The increasing prevalence of diabetes poses significant challenges to healthcare systems around the world. Diabetes is the leading cause of end-stage renal disease. Diabetic kidney disease (DKD) is becoming a global health concern because it is a progressive disease associated with major health complications and increased health costs. The treatment goals for DKD are to slow the progression of the renal disease and prevent cardiovascular events. Accordingly, patients are expected to adhere to prescribed treatments and manage a wide range of daily self-care activities. Multidisciplinary management of chronic diseases, like diabetes and kidney disease, has been suggested as a means to improve patients’ adherence to treatment and enhance health-related outcomes. This systematic review of multidisciplinary management of DKD is an important step in evaluating if such a management approach is effective in delaying disease progression.
The goal of this systematic review was to identify the best available evidence regarding multidisciplinary management of DKD and to determine if a multidisciplinary management of DKD can improve patient outcomes. Specifically the review question was: What is the impact of multidisciplinary management of DKD on patient outcomes?
Inclusion criteria Types of participants
The current review considered adults aged 18 years and older who had been diagnosed with type 1 or type 2 diabetes and chronic kidney disease.
Types of intervention(s)/phenomena of interest
The current review examined studies that compared multidisciplinary interventions with usual standard care in ambulatory settings for patients with DKD.
The current review considered studies with the following primary outcomes: kidney function, incidence of kidney failure, generic or specific health-related quality of life, patient self-care abilities, adherence to treatment recommendations or goals; and the following secondary clinical outcomes: mortality rates secondary to DKD, glycemic control, blood pressure (BP) control, lipid profile, incidence of cardiovascular disease/events, patient knowledge on diabetes or DKD, patient empowerment or self-efficacy, generic or specific patient satisfaction with care and patient healthcare utilization.
Types of studies
The current review will consider randomized and quasi-experimental trials but included only randomized controlled trials (RCTs).
A three-step search strategy was utilized starting with a search of MEDLINE and CINAHL for the identification of keywords, followed by a search using keywords and index terms across MEDLINE, CINAHL and Embase databases and clinical trials registry platforms, and finally a search of the reference list of all identified papers. Studies published from the time of the respective database inception to November 2014 in English, German and French were considered.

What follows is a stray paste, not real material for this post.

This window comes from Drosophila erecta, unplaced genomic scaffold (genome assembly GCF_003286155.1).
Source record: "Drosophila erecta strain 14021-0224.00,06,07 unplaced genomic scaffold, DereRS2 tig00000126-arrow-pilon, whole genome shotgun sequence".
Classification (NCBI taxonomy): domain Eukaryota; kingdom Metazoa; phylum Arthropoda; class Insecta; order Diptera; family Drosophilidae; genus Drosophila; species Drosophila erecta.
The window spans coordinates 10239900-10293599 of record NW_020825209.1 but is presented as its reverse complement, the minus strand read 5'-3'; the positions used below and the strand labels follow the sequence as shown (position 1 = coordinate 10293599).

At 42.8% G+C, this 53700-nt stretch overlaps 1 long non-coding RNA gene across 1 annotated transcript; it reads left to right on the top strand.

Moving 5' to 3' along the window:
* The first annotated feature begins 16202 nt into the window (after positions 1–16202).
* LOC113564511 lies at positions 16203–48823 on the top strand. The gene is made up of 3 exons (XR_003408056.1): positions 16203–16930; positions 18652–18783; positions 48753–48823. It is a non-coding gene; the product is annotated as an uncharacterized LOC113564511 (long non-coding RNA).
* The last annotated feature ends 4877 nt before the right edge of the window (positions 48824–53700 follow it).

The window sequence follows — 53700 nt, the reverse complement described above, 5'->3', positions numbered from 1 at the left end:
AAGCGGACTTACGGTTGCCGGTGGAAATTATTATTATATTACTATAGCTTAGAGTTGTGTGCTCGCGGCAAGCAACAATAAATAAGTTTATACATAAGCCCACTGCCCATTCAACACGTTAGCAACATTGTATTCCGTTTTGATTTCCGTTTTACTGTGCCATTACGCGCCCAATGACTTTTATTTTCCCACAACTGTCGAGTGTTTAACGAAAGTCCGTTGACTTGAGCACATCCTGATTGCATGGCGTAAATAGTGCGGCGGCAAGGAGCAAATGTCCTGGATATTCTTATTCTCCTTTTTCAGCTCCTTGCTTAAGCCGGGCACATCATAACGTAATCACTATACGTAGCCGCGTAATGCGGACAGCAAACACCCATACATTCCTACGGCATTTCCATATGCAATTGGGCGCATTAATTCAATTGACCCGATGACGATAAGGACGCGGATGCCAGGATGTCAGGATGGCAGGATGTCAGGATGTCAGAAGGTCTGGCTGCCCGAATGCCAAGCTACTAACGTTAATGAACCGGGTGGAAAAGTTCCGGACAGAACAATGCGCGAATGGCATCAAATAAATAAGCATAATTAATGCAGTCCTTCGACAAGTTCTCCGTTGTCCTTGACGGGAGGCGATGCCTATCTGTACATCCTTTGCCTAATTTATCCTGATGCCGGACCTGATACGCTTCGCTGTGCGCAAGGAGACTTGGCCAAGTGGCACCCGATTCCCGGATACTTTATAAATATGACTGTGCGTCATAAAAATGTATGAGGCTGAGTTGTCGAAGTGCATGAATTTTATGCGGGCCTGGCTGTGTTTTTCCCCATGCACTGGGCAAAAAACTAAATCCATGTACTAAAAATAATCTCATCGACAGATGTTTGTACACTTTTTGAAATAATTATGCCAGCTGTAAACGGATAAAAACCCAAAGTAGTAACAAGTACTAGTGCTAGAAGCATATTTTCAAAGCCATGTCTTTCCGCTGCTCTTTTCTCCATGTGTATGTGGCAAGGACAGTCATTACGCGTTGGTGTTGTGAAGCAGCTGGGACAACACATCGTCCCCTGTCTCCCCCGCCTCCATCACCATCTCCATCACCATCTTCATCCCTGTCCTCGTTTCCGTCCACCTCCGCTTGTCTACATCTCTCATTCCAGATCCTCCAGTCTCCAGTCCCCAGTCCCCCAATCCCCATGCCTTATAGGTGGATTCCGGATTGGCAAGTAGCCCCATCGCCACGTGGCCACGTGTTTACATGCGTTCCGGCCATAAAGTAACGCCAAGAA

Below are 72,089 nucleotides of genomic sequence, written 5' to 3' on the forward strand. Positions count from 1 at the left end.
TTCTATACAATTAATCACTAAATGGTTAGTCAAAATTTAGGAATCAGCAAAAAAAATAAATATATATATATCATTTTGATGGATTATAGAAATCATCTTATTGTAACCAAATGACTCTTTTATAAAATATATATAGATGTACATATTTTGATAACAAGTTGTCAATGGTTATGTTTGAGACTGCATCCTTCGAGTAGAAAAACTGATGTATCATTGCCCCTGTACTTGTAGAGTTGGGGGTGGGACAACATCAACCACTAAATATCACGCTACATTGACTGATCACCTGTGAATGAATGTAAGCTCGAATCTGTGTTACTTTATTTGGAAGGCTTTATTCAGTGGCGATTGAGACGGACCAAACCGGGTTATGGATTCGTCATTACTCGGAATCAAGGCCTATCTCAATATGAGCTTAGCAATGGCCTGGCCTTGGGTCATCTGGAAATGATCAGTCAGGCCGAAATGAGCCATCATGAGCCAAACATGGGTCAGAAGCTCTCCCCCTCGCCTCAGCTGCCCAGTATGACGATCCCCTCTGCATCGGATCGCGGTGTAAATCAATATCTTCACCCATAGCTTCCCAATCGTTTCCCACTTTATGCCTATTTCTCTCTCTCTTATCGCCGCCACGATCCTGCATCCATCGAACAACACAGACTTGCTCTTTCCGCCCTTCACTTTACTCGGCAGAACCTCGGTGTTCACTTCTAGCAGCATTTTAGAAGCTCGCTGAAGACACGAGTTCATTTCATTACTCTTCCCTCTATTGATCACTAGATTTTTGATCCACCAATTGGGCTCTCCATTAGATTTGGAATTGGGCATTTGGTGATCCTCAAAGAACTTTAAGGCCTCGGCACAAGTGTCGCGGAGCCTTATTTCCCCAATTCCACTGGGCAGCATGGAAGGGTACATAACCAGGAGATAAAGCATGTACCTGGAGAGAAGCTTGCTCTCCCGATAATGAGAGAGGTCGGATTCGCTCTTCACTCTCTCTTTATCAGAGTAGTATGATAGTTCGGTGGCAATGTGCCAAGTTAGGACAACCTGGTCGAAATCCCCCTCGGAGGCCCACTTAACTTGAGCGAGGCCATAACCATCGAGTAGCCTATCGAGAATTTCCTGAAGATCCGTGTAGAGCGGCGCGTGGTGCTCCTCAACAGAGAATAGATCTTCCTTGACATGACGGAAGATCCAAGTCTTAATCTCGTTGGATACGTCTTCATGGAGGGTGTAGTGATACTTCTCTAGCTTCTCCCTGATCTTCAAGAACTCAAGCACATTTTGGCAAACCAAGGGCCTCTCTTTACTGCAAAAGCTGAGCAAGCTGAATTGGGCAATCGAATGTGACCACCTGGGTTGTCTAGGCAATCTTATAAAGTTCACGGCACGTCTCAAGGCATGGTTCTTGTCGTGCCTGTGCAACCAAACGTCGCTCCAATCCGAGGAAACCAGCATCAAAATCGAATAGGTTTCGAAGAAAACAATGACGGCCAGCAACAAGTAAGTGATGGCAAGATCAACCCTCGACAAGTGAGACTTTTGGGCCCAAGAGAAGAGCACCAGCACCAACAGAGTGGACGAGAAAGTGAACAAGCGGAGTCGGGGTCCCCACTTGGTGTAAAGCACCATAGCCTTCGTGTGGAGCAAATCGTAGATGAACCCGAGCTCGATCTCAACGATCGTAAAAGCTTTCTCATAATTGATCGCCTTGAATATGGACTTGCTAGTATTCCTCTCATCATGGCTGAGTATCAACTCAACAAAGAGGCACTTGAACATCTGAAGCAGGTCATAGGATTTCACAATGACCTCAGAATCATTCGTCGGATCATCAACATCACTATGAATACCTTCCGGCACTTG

Two independent reviewers assessed the methodological validity of the papers prior to inclusion in the review using the standardized critical appraisal instruments from the Joanna Briggs Institute Meta-Analysis of Statistics Assessment and Review Instrument (JBI-MAStARI).
Data were extracted from papers included in the review using the standardized data extraction tool from JBI-MAStARI.
Quantitative data were pooled using the RevMan 5 software for kidney function using estimated Glomerular Filtration Rate (eGFR), glycated hemoglobin, BP and total cholesterol (TC). Results were considered significant for P < 0.05.
Three RCTs were included in this review. Meta-analysis showed that multidisciplinary management was associated with a statistically significant improvement of glycated hemoglobin as compared with standard usual care (Relative Risk [RR] −0.49, at 95% confidence interval [CI] −0.83, −0.16, P < 0.01). The meta-analysis for eGFR showed a tendency to favor standard care; however, this finding cannot be conclusive because the CI was too wide (RR −3.30, at 95% CI −6.55, −0.05, P = 0.05). Meta-analysis results for BP and TC failed to show a difference between the multidisciplinary management of DKD and the usual standard care. Only one study measured patient-oriented primary and secondary outcomes and showed an improvement in health-related quality of life, patient self-care abilities, patient level of knowledge on diabetes and exercise self-efficacy.
Multidisciplinary management of DKD has the potential for improving glycemic control and thus preventing complications. Its effect on other clinical and patient-oriented outcomes, especially on delaying the progression of the disease through preserving and preventing the decline in kidney function, has yet to be determined. There is not enough evidence to recommend multidisciplinary management for preserving kidney function. Further studies are needed.